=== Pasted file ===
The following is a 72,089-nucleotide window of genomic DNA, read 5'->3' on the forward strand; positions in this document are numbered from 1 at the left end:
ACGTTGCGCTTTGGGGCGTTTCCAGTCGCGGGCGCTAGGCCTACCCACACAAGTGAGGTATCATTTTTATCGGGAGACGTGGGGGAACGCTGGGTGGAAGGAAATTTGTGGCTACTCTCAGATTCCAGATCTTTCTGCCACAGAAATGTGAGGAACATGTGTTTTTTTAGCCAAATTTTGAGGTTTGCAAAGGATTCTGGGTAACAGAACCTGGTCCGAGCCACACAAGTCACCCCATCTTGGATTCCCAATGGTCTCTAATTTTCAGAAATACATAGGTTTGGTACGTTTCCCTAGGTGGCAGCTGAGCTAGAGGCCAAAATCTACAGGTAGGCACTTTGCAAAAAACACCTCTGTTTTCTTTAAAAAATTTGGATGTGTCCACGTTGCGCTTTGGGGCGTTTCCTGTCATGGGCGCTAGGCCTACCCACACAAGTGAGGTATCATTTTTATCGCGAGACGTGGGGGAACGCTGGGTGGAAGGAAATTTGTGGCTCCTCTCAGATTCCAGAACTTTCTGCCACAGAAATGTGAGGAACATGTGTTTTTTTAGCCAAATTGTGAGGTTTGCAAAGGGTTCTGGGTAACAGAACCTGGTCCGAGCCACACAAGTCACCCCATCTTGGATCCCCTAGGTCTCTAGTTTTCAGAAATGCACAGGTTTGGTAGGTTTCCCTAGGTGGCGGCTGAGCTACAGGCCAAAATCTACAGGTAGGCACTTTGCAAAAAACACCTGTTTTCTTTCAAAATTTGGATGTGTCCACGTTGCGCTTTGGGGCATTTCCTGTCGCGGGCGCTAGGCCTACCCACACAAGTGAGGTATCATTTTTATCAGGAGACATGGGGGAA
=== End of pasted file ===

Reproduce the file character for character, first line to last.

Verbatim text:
The following is a 72,089-nucleotide window of genomic DNA, read 5'->3' on the forward strand; positions in this document are numbered from 1 at the left end:
ACGTTGCGCTTTGGGGCGTTTCCAGTCGCGGGCGCTAGGCCTACCCACACAAGTGAGGTATCATTTTTATCGGGAGACGTGGGGGAACGCTGGGTGGAAGGAAATTTGTGGCTACTCTCAGATTCCAGATCTTTCTGCCACAGAAATGTGAGGAACATGTGTTTTTTTAGCCAAATTTTGAGGTTTGCAAAGGATTCTGGGTAACAGAACCTGGTCCGAGCCACACAAGTCACCCCATCTTGGATTCCCAATGGTCTCTAATTTTCAGAAATACATAGGTTTGGTACGTTTCCCTAGGTGGCAGCTGAGCTAGAGGCCAAAATCTACAGGTAGGCACTTTGCAAAAAACACCTCTGTTTTCTTTAAAAAATTTGGATGTGTCCACGTTGCGCTTTGGGGCGTTTCCTGTCATGGGCGCTAGGCCTACCCACACAAGTGAGGTATCATTTTTATCGCGAGACGTGGGGGAACGCTGGGTGGAAGGAAATTTGTGGCTCCTCTCAGATTCCAGAACTTTCTGCCACAGAAATGTGAGGAACATGTGTTTTTTTAGCCAAATTGTGAGGTTTGCAAAGGGTTCTGGGTAACAGAACCTGGTCCGAGCCACACAAGTCACCCCATCTTGGATCCCCTAGGTCTCTAGTTTTCAGAAATGCACAGGTTTGGTAGGTTTCCCTAGGTGGCGGCTGAGCTACAGGCCAAAATCTACAGGTAGGCACTTTGCAAAAAACACCTGTTTTCTTTCAAAATTTGGATGTGTCCACGTTGCGCTTTGGGGCATTTCCTGTCGCGGGCGCTAGGCCTACCCACACAAGTGAGGTATCATTTTTATCAGGAGACATGGGGGAA